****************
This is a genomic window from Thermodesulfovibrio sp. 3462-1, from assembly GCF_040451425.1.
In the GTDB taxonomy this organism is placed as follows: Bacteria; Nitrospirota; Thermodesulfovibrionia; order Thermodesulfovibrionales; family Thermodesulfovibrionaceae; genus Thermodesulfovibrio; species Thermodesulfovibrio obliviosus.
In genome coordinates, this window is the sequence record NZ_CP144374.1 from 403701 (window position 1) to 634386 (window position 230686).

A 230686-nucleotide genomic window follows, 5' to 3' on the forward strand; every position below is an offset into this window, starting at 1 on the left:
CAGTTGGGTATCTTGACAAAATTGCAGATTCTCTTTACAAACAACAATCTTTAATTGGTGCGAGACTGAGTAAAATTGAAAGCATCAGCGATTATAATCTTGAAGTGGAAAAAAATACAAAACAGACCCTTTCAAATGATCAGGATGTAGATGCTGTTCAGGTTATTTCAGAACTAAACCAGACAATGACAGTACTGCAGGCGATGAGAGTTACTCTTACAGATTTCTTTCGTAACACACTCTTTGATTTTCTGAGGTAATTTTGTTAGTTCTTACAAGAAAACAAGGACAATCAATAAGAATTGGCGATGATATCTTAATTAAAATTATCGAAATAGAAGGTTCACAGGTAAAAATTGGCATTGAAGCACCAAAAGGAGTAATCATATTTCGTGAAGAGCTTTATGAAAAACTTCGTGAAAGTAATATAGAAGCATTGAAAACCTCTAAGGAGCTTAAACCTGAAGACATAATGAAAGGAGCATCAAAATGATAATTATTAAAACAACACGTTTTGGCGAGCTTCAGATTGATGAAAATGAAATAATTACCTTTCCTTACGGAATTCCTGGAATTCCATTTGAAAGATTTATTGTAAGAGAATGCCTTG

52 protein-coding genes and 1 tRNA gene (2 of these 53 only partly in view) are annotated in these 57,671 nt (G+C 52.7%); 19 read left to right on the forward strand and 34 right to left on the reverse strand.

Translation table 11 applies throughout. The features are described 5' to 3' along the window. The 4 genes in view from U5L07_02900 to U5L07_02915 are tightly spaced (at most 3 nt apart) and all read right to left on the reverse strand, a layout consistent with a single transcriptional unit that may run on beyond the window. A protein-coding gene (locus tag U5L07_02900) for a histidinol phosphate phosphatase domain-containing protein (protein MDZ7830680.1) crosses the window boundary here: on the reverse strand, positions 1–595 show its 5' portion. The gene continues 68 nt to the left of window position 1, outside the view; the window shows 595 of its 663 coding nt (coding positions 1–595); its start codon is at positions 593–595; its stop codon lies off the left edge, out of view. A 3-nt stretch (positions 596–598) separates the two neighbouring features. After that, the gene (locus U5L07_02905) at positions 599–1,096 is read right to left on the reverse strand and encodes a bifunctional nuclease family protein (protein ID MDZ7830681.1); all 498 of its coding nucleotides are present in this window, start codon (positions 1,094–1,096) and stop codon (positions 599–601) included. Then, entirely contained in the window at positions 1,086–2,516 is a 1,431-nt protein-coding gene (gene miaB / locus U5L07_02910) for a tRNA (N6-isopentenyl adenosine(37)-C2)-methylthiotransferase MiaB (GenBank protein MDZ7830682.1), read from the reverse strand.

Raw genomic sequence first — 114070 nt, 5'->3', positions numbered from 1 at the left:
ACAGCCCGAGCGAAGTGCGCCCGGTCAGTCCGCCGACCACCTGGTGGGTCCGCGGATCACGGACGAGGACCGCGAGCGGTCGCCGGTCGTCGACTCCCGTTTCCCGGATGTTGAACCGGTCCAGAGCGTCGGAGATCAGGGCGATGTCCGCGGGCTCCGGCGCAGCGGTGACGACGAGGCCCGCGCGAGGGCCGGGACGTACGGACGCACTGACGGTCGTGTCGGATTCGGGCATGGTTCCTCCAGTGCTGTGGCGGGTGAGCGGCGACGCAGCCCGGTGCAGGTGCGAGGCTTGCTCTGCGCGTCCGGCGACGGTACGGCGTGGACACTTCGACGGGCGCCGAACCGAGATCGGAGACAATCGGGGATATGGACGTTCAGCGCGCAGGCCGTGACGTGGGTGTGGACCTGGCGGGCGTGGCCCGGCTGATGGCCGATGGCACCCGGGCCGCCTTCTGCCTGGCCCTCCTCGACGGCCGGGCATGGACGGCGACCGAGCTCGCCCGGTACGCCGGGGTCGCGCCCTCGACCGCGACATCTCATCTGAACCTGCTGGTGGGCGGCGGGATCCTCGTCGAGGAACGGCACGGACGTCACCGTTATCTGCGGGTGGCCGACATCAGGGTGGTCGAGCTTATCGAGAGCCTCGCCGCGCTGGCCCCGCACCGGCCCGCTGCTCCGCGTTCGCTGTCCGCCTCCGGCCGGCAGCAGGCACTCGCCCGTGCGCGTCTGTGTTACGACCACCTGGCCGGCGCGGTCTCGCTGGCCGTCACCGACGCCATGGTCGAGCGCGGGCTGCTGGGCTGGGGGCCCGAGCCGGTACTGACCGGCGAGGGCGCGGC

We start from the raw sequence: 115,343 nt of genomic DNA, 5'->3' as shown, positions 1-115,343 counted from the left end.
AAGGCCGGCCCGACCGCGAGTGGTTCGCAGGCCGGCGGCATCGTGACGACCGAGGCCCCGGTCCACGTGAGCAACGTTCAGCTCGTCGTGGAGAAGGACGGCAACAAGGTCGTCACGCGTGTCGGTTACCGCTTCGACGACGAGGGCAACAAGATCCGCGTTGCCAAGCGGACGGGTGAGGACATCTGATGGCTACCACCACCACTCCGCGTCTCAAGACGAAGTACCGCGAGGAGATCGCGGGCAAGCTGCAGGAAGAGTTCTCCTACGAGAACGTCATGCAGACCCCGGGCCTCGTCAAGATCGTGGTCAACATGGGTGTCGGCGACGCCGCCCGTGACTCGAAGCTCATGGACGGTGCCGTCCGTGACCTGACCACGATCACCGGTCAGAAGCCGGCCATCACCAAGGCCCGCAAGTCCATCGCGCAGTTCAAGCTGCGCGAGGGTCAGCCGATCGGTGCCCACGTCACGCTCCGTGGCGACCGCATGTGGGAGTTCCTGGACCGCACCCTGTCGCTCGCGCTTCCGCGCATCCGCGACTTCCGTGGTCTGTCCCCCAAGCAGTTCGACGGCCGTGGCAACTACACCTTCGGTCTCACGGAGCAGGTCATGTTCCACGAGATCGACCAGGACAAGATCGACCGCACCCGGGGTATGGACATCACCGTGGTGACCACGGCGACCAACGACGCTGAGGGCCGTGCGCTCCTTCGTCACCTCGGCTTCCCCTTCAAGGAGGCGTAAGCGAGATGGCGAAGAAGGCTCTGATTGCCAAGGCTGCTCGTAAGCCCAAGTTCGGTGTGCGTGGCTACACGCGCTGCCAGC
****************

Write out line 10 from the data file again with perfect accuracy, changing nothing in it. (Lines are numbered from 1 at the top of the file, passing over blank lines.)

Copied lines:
We start from the raw sequence: 115,343 nt of genomic DNA, 5'->3' as shown, positions 1-115,343 counted from the left end.